Monday, April 7, 2008

A prince returns to politics

The Asian Pacific Post Fri, March 28 2008

Tengku Razaleigh Hamzah, a prince from the Malaysian northeastern state of Kelantan has openly declared that he would challenge Prime Minister Abdullah Badawi in the Umno party elections — for the second time.

“The party Constitution allows anyone to contest. This is democracy, otherwise we may as well have a president for life who will hold power forever,” he told reporters in his Gua Musang constituency in Kelantan.

He said that if he had enough support, he would join the contest for the Umno presidency. Umno is the dominant party in the ruling coalition known as Barisan Nasional.

But the big question remains: Can the veteran politician marshal enough support?

He needs at least 30 per cent of the 191 divisions, or 58 of them, to nominate him.

He is hoping to tap the groundswell of anger targeted at Abdullah over the Barisan Nasional losses in the March 8 general election.

“Haven’t Umno members realized we’ve lost five states? Are they still sleeping?” he asked.

The Kelantan prince’s challenge adds to the troubled fronts the PM faces as he struggles to maintain cohesion within the embattled coalition. Already, there is much talk of defections by dissatisfied BN MPs to the opposition.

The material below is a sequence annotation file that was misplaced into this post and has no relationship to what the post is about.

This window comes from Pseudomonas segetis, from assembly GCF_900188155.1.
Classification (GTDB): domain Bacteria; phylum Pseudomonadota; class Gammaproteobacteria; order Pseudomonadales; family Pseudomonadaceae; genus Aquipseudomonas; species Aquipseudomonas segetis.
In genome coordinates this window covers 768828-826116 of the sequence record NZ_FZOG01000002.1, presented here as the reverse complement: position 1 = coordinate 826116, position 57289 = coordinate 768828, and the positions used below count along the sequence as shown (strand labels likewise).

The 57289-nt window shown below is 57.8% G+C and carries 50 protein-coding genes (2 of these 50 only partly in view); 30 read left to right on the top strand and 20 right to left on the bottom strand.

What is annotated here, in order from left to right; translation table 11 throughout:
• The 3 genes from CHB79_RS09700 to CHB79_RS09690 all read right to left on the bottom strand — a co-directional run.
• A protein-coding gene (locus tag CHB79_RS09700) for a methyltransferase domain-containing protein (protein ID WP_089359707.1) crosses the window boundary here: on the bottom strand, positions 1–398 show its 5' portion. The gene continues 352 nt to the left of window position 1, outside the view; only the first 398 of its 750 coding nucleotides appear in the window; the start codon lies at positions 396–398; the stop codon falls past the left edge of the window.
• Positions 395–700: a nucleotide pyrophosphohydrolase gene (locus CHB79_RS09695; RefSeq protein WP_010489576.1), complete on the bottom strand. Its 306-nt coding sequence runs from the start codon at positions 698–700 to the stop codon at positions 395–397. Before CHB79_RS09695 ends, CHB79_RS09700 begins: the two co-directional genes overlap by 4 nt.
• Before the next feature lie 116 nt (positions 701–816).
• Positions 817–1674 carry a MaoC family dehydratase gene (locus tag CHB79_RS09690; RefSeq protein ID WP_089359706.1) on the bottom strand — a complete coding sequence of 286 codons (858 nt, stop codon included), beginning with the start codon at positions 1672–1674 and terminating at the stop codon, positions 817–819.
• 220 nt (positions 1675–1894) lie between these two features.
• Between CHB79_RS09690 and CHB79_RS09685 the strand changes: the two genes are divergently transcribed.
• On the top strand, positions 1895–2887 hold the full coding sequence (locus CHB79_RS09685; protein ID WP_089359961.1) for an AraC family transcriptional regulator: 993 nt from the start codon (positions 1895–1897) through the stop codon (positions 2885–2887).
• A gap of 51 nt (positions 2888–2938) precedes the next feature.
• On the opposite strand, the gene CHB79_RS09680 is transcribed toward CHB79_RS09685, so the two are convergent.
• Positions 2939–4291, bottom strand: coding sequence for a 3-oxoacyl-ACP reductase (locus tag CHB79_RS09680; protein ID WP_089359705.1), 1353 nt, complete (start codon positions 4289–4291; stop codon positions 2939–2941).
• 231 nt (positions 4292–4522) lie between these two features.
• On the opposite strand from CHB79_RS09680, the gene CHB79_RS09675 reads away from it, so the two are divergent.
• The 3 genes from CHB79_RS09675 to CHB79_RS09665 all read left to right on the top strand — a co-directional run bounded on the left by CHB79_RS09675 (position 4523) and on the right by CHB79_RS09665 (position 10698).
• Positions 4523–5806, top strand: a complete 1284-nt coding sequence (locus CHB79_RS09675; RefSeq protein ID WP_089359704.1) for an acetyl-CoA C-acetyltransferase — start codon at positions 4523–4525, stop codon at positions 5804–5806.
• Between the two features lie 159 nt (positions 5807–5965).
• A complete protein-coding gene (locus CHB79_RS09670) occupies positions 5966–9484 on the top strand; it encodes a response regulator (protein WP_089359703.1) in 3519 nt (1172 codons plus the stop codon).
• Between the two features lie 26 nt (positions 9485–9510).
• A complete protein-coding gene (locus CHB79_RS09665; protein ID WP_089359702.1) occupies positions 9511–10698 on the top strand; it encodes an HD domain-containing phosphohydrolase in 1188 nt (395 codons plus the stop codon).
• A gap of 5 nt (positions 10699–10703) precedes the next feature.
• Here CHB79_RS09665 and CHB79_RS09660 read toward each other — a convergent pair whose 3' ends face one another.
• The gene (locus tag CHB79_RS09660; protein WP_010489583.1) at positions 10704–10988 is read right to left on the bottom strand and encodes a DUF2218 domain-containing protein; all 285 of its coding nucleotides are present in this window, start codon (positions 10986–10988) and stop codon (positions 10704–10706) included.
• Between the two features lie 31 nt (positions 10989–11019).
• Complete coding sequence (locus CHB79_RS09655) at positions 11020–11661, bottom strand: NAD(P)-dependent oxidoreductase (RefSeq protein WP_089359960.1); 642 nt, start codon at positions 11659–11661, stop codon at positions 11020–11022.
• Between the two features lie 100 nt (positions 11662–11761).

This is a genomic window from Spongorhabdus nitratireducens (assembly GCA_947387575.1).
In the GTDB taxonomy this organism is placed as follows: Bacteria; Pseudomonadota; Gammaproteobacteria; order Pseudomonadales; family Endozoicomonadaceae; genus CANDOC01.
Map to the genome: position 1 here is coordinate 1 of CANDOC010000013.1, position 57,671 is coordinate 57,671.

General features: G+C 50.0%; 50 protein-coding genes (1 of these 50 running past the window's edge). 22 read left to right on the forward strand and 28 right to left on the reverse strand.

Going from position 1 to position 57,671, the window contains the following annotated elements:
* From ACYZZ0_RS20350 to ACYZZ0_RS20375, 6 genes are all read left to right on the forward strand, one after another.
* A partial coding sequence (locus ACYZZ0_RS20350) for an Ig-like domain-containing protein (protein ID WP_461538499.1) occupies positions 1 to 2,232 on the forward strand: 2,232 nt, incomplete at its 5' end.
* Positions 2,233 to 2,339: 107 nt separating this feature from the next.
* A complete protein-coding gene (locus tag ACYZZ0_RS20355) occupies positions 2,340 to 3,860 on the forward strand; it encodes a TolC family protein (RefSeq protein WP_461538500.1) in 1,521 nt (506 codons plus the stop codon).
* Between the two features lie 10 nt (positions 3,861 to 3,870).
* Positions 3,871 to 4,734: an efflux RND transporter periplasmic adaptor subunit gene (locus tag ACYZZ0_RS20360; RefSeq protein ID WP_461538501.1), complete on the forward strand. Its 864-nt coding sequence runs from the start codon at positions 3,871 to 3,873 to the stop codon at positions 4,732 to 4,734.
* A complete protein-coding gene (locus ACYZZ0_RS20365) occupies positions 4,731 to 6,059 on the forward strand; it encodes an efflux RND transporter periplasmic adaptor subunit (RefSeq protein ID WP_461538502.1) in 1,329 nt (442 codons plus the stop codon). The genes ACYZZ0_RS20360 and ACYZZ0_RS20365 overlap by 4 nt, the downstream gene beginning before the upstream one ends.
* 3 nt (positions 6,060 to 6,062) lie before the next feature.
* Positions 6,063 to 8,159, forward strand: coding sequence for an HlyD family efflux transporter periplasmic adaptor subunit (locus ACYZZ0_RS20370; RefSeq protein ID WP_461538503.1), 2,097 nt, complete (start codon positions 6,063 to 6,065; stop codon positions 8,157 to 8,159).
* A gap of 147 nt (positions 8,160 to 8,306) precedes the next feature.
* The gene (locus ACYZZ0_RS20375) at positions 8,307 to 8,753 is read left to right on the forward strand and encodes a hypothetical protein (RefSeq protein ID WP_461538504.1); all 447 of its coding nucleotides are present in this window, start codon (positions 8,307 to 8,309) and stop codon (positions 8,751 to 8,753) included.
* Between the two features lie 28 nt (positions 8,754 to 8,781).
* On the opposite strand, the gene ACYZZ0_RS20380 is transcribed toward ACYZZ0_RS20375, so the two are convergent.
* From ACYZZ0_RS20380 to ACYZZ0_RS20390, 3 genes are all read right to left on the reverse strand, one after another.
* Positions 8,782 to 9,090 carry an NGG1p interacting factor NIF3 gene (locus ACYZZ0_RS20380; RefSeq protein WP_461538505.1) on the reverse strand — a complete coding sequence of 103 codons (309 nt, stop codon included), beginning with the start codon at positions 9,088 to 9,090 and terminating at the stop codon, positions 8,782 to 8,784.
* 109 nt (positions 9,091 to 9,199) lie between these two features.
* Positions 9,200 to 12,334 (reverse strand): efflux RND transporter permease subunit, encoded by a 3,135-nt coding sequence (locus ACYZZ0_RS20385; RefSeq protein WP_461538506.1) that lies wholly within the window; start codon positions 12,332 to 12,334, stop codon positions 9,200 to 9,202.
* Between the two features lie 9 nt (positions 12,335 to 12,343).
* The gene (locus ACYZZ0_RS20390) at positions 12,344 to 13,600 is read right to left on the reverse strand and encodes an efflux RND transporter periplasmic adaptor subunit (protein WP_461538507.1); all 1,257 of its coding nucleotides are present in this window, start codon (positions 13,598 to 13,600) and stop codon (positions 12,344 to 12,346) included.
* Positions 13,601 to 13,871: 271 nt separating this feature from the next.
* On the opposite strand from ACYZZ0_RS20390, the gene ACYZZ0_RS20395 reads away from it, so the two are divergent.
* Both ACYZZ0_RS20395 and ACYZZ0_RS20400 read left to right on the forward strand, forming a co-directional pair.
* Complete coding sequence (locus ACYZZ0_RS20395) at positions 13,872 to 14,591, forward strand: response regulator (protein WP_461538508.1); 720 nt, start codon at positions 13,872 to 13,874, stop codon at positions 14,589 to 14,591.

Although the 71-year-old former finance minister, who is often seen as prime minister-in-waiting during crises, has not had a significant power base since the height of his power two decades ago, he does command some loyalty.

The Tengku Razaleigh camp is said to be making overtures to Mukhriz Mahathir, the son of former premier Mahathir Mohamad, who has openly called on the Prime Minister to resign.

But an aide to Mukhriz said that while they respected Tengku Razaleigh’s boldness, they had decided to stay out of the fray for the moment.

Political sources told the Straits Times Tengku Razaleigh could have the support of more than 10 divisions at this time, and his clear declaration of interest may turn quiet support into open backing.

For sure, his own Gua Musang division, which also nominated him to challenge the Prime Minister in 2004, will back him. It was the only one to do so then.

Right now, it remains a wait-and-see game, but things could become clearer as the grassroots levels of Umno begin their meetings next month.

There is now some speculation that Umno may try to postpone its internal polls, expected to be held this year. Its constitution allows a postponement of up to 18 months from the time the polls were scheduled to have taken place last November — which means they can be held as late as April next year.

Even if there is a contest, Tengku Razaleigh will face major obstacles.

For one, Umno does not have a successful history of challenging leadership and breaking ranks.

Tengku Razaleigh has also been out of the fray for 20 years, during which time powerful personalities have built up their bases in the party.

He challenged Dr. Mahathir in 1987 and lost by just 43 votes. He left to form the now-defunct opposition party Semangat 46, but rejoined Umno in 1996. He has since then taken on a statesman-like role and kept a low profile.

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